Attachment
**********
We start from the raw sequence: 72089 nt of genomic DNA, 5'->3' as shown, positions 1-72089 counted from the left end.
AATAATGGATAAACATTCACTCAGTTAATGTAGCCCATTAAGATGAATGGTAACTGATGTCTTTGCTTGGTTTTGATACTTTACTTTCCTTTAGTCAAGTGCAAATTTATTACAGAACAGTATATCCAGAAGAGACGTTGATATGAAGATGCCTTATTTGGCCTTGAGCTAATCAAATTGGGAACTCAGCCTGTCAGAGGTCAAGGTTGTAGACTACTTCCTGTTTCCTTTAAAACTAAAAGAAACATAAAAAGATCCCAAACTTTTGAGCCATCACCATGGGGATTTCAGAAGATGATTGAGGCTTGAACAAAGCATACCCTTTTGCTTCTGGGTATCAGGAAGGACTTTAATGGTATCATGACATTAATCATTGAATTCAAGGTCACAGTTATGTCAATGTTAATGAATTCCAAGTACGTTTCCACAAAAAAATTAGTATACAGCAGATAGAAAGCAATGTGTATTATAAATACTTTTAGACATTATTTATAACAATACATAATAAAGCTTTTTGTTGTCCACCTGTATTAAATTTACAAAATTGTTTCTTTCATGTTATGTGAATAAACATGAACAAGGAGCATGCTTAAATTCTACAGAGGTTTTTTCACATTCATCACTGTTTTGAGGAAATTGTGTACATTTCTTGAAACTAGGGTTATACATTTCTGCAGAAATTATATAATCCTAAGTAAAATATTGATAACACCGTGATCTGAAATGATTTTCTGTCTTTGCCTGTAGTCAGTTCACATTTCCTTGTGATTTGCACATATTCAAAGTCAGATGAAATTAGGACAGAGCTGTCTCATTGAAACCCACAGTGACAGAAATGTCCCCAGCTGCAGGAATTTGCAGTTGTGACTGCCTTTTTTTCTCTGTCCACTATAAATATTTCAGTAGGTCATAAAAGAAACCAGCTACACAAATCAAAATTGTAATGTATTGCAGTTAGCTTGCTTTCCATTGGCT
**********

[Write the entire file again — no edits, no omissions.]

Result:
We start from the raw sequence: 72089 nt of genomic DNA, 5'->3' as shown, positions 1-72089 counted from the left end.
AATAATGGATAAACATTCACTCAGTTAATGTAGCCCATTAAGATGAATGGTAACTGATGTCTTTGCTTGGTTTTGATACTTTACTTTCCTTTAGTCAAGTGCAAATTTATTACAGAACAGTATATCCAGAAGAGACGTTGATATGAAGATGCCTTATTTGGCCTTGAGCTAATCAAATTGGGAACTCAGCCTGTCAGAGGTCAAGGTTGTAGACTACTTCCTGTTTCCTTTAAAACTAAAAGAAACATAAAAAGATCCCAAACTTTTGAGCCATCACCATGGGGATTTCAGAAGATGATTGAGGCTTGAACAAAGCATACCCTTTTGCTTCTGGGTATCAGGAAGGACTTTAATGGTATCATGACATTAATCATTGAATTCAAGGTCACAGTTATGTCAATGTTAATGAATTCCAAGTACGTTTCCACAAAAAAATTAGTATACAGCAGATAGAAAGCAATGTGTATTATAAATACTTTTAGACATTATTTATAACAATACATAATAAAGCTTTTTGTTGTCCACCTGTATTAAATTTACAAAATTGTTTCTTTCATGTTATGTGAATAAACATGAACAAGGAGCATGCTTAAATTCTACAGAGGTTTTTTCACATTCATCACTGTTTTGAGGAAATTGTGTACATTTCTTGAAACTAGGGTTATACATTTCTGCAGAAATTATATAATCCTAAGTAAAATATTGATAACACCGTGATCTGAAATGATTTTCTGTCTTTGCCTGTAGTCAGTTCACATTTCCTTGTGATTTGCACATATTCAAAGTCAGATGAAATTAGGACAGAGCTGTCTCATTGAAACCCACAGTGACAGAAATGTCCCCAGCTGCAGGAATTTGCAGTTGTGACTGCCTTTTTTTCTCTGTCCACTATAAATATTTCAGTAGGTCATAAAAGAAACCAGCTACACAAATCAAAATTGTAATGTATTGCAGTTAGCTTGCTTTCCATTGGCT